It is common for a lot of international students dating in a foreign country; however, many of them find it difficult and confusing due to cultural differences. There are several dating terms used in the country such as “just dating” or “going steady” or “being exclusive” or “committed”.
When someone says “just dating” that would generally mean they probably go out with many people but are not attached to any one of them. However, when someone says “going steady” or “being exclusive” or “committed”, it means that they are serious about the relationship, and have decided to see each other only.
Another dating concept that may confuse international students is the issue of “Loving someone” and “Being in love with someone”. We may use these statements invariably in general world, but in the US dating world they mean two different things. If someone tells you that they love you but not in love with you means that they like you as a person and the time they spend with you, but may not be attached with you.
Dating norms and meaning may vary in different cultures and countries. Generally, dating can be defined as a social engagement between two persons that may have a romantic character. It can be confusing on the manner one should carry out the first few dates, especially if your date is from a different culture or background. Here are a few tips:
- Develop a common interest by getting involved in some activity either on or off campus. This will help in building small conversations
- Give a small compliment to let them know you are interested in getting to know them better
- Suggest a casual outing or activity you can do together
- Make sure the place you choose for the date is comfortable to both the parties
- Usually, the guy pays on the first few dates even if the girl offers but there are no fixed rules. You can decide on how to act depending on the situation
- Make eye contact, and be casual about it – don’t keep staring at him/her
- Avoid showing your nervousness (in case you are)
- Be courteous to your date and pay attention to him/her instead of looking at your watch/mobile – it may appear to the other person that you are getting bored/not interested or the other person may find it rude as well
- Maintain a mutually comfortable distance
- If in doubt, wait for some feedback before planning on the next outing
Making New Friends
Making new friends comes naturally for some of the students, and for some it can be quite cumbersome. Following tips will help you in getting to know fellow students and build friendships:
- Attend orientation: As you enter this new phase of life, you should attend the new international students orientation conducted by the International Affairs Office. This is a great platform to learn about various things such as American culture, campus life, immigration basics etc. and also to meet other new students. When you meet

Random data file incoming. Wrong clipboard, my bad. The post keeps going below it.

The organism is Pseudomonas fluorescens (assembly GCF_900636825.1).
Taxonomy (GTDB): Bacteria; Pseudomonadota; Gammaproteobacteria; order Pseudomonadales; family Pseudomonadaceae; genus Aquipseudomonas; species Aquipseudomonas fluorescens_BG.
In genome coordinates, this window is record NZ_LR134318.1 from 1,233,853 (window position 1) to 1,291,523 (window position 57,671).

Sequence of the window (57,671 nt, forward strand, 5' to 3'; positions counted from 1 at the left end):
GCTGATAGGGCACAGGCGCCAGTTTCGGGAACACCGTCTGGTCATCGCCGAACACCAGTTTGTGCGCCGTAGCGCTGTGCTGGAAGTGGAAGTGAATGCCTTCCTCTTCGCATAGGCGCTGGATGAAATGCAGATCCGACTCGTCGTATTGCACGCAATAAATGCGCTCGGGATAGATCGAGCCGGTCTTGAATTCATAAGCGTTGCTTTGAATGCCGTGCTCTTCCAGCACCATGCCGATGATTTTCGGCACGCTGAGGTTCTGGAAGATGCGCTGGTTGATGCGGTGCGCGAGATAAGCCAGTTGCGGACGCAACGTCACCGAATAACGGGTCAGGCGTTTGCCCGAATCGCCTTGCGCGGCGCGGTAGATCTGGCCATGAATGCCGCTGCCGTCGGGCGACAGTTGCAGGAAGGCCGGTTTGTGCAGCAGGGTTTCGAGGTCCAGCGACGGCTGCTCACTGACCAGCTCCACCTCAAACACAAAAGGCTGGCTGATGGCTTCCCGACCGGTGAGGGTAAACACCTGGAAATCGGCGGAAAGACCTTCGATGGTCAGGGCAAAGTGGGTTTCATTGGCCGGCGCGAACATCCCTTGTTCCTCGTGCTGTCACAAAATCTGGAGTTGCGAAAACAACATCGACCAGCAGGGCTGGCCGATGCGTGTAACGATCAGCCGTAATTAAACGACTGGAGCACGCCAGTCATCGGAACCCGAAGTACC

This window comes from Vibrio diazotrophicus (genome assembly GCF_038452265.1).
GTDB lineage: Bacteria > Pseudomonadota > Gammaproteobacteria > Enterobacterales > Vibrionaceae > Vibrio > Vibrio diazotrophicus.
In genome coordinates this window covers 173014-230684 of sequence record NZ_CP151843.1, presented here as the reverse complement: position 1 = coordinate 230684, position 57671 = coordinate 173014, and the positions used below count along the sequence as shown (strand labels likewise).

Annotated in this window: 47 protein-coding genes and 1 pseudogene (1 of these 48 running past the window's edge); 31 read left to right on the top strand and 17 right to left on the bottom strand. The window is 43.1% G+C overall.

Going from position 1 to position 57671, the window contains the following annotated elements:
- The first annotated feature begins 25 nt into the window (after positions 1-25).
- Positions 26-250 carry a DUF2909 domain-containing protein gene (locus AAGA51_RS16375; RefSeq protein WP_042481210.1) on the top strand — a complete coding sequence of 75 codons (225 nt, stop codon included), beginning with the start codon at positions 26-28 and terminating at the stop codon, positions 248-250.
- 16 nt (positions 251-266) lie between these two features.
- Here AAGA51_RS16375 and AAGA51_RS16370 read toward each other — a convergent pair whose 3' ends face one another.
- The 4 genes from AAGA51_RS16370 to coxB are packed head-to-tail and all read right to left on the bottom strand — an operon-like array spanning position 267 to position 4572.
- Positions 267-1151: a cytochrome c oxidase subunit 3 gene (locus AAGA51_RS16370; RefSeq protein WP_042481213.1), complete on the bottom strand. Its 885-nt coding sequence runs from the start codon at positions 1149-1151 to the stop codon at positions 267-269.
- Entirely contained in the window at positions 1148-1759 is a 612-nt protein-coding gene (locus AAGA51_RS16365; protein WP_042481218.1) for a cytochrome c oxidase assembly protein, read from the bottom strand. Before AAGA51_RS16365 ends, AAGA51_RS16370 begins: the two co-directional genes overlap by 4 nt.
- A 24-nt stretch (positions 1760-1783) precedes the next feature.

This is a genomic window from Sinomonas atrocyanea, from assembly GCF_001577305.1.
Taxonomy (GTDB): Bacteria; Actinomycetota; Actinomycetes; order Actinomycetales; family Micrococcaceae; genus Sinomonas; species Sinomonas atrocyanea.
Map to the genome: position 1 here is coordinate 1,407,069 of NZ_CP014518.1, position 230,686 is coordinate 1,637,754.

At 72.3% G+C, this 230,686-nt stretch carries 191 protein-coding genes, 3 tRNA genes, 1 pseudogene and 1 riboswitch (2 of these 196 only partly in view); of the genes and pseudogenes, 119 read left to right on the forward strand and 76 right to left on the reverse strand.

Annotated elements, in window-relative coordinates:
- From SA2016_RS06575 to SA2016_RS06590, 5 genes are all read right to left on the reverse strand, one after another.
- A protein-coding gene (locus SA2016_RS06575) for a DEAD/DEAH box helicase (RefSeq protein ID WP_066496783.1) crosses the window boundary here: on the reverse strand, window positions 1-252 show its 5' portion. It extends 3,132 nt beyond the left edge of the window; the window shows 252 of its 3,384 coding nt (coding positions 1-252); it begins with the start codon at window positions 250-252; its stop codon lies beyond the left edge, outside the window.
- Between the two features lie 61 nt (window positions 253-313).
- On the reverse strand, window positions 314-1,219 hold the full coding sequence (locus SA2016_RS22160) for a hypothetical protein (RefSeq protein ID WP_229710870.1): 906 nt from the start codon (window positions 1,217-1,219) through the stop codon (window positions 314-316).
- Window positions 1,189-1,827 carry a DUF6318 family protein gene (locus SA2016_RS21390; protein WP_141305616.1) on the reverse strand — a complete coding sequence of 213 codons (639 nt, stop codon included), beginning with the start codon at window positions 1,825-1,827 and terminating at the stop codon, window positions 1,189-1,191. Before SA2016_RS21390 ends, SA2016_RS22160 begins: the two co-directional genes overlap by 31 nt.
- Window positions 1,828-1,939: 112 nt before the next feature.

other international students facing similar anxiety and challenges, it may act as a consoling factor that others are going through a similar situation like yours, and you are not alone out there
- Get involved: One of the best ways to make new friends is by getting involved in various activities on campus or by joining student organizations or clubs of your choice. Sports can also be a great way of getting involved and these activities easily turn into social activities and you’ll find yourself going to the movies or for a bite to eat with fellow members
- Conversations: Actively listen to the conversations around you and try to comment on the topic and be part of it. Such conversations, although might seem random, but are a good method to break the ice. Be friendly in your tone and gestures, and soon people will know you are a good person. This will help them recollect the next time they see you and eventually you will become friends
- Be outgoing: When someone invites you to go somewhere, be sure to accept the invitation. Go to campus parties and university-sponsored events
- Classes: Try to reach your class a few minutes before they commence, and use the extra time to talk to your peers. A few start up conversations can involve homework assignments, upcoming tests, campus activities, etc
- Study in public: Instead of studying in your dorm room try studying in the various study areas provided on campus, such as library, dorm study rooms, or the benches around campus. You’ll get in plenty of study time and have the opportunity to meet new people along with that
- Get a job on campus: It is relatively easy to make friends on the job since everybody can relate to one another and may face similar challenges etc.